The 43 kDa connexin protein (connexin 43, Cx43) is a phosphoprotein that is expressed in most tissues, even though the pattern of expression may differ in various cell types (e.g., in the brain, it is found in astrocytes, ependyma and leptomeninges, but not in neurons, oligodendrocytes and pinealocytes; or in the liver, it is present in Ito cells, but not in hepatocytes). Gap junction protein levels change in response to disruption of tissue architecture. For instance, an increased expression of Cx43 was found in early stages of atherosclerosis.
Anti-Connexin 43 is developed in rabbit using a synthetic peptide conjugated to KLH with glutaraldehyde as immunogen. The peptide corresponds to a C-terminal segment of the cytoplasmic domain of human and rat connexin 43, amino acid residues, with an N-terminal added lysine. Affinity isolated antigen specific antibody is obtained by immunospecific purification which removes essentially all rabbit serum proteins, including immunoglobulins, which do not specifically bind to connexin 43.
Gap junctions are specialized cell membrane domains consisting of aggregations of intercellular channels that directly connect the cytoplasm of adjacent cells. Gap junctions coordinate cellular and organ function in tissues and are involved in metabolic cooperation between cells, electrical coupling, synchronization of cellular physiological activities, growth control, and developmental regulation. The gap junction channels allow intercellular exchange of ions, nucleotides and small molecules between adjacent cells. Unlike other membrane channels, intercellular channels span two opposed plasma membranes and require the contribution of hemi-channels, called connexons, from both participating cells. These channels are permeable to molecules as large as 1 kDa, and they have been reported in most mammalian cell types. Two connexons interact in the extracellular space to form the complete intercellular channel. Each connexon is composed of six similar or identical proteins, which have been termed connexins. Connexins (Cx) are a multi-gene family of highly related proteins with molecular weights ranging from 26 to 70 kDa. At least a dozen distinct connexin genes have been identified in mammals, many expressed in a diverse tissue and cell specific pattern. Two distinct lineages have been identified in mammals, one termed class I or β group, in which Cx26, Cx30, Cx31, Cx31.1 and Cx32 fall, and the other termed class II or α group, represented by Cx33, Cx37, Cx40, Cx43 and Cx46.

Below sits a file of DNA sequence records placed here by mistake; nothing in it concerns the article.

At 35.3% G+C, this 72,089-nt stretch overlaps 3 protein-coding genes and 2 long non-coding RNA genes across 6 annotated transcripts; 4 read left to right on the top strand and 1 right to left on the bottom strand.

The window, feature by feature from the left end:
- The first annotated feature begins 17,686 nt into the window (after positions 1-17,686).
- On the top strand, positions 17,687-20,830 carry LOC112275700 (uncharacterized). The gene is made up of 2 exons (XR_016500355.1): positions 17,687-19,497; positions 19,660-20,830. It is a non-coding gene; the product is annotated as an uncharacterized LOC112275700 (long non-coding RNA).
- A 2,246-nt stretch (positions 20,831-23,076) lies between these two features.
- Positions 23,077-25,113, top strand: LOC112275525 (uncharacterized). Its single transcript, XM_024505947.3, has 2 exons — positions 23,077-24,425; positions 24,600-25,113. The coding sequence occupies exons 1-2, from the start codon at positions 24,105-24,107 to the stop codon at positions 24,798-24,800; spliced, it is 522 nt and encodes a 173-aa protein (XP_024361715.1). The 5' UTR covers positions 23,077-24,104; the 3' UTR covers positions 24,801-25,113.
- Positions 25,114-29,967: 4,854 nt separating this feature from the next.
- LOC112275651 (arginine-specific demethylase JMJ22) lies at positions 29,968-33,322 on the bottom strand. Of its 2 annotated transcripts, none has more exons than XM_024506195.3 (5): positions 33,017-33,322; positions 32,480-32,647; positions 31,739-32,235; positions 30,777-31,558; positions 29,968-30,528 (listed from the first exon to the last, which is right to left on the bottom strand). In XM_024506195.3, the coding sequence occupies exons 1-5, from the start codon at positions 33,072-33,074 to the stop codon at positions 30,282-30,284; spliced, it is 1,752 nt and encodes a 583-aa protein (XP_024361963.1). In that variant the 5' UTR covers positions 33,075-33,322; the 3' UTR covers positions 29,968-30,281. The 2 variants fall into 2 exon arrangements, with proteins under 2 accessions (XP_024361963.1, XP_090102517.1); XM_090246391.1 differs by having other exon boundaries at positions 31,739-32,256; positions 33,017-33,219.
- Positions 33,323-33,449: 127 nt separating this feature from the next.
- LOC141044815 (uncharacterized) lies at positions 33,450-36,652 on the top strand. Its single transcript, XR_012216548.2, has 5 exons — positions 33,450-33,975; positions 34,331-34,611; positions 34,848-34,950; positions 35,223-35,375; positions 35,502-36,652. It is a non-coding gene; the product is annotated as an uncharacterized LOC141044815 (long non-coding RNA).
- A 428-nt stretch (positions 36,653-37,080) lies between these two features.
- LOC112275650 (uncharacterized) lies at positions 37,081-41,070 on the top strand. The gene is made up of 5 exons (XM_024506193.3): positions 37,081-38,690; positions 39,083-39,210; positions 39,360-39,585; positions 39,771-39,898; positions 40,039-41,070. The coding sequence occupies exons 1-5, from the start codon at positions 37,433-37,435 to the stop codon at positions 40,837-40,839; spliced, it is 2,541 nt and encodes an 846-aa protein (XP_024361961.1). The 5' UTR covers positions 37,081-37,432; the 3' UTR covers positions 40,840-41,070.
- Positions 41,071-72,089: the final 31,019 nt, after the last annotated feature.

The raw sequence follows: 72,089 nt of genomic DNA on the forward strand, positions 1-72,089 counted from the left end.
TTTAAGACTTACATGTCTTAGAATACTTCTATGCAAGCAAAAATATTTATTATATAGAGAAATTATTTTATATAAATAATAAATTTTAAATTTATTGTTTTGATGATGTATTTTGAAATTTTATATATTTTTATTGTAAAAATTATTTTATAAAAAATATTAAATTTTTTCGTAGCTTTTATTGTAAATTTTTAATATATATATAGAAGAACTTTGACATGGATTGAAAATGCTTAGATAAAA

Connexin-43 (Cx-43), a 43kDa protein, is a member of the connexin protein family that forms a gap junction. It is expressed by a variety of cell types, such as astrocytes, cardiac and smooth muscle, endothelium, ependyma, fibroblasts, keratinocytes, lens and corneal epithelium. In addition, the protein is also found in leptomeninges, leucocytes, Leydig cells, macrophages, myoepithelial cells of mammary gland, osteocytes, ovarian granulosa, pancreatic β-cells, preimplantation blastocyst, sertoli cells, thyroid follicular cells and trophoblast giant cells.
Anti-Connexin 43 reacts specifically with connexin 43. By immunoblotting, the antibody detects a single band or 2-3 bands at 43 kDa region. Staining of connexin 43 band(s) by immunoblotting is specifically inhibited with the connexin 43 peptide. Reactivity has been observed with human, bovine, rat, mouse, hamster and chicken connexin 43.
Anti-Connexin-43 may be used in immunoblotting, immunocytochemistry and immunohistochemistry (frozen and formalin-fixed, paraffin-embedded tissues). Polyclonal antibodies reacting specifically with Cx43 may be applied in diverse cellular and molecular approaches to the study of gap junctions and their properties.
A minimum working dilution of 1:8,000 is determined by immunoblotting using a whole extract from mouse brain.
A minimum working dilution of 1:400 is determined by indirect immunofluorescent staining of acetone-fixed cultured baby hamster kidney (BHK).
A minimum working dilution of 1:2,000 is determined by indirect immunofluorescent staining of rat heart. (Negative on rat liver sections)
A minimum working dilution of 1:2,000 is determined by indirect immunoperoxidase staining of trypsin-digested,formalin-fixed, paraffin-embedded human or animal tissue.
Connexin-43 (Cx-43) might play a vital role in neuronal migration as it resides in radial glial fibers which are closely associated with migrating neurons. It is also involved in transmembrane NAD+ transport. Connexin-43, which is an element of gap junction, facilitates cell-cell communication. Cx-43 is known to induce [Ca2+]i burst phenomenon in uterine artery endothelial cells (UAECs). Elevated expression of Cx-43 has been observed during early stages of human coronary atherosclerosis. Reduction or alteration in the levels or types of connexin expressed in various cell types correlates with tumor progression and metastasis. However, glioma cells transfected with the oncogene neu (c-erb-B2) exhibit a major reduction in intercellular communication with no decrease in overall expression of Cx43. Different states of rat Cx43 phosphorylation are found during development and lactation. Connexin 43 mutations occur in children whose hearts failed to develop asymmetry and lethal heart malformations occur on knocking out this gene in mice. Polyclonal antibodies reacting specifically with Cx438-11 may be applied in diverse cellular and molecular approaches to the study of gap junctions and their properties, and to correlate their expression pattern in a variety of cell types and tissues with physiological functions or pathological conditions.
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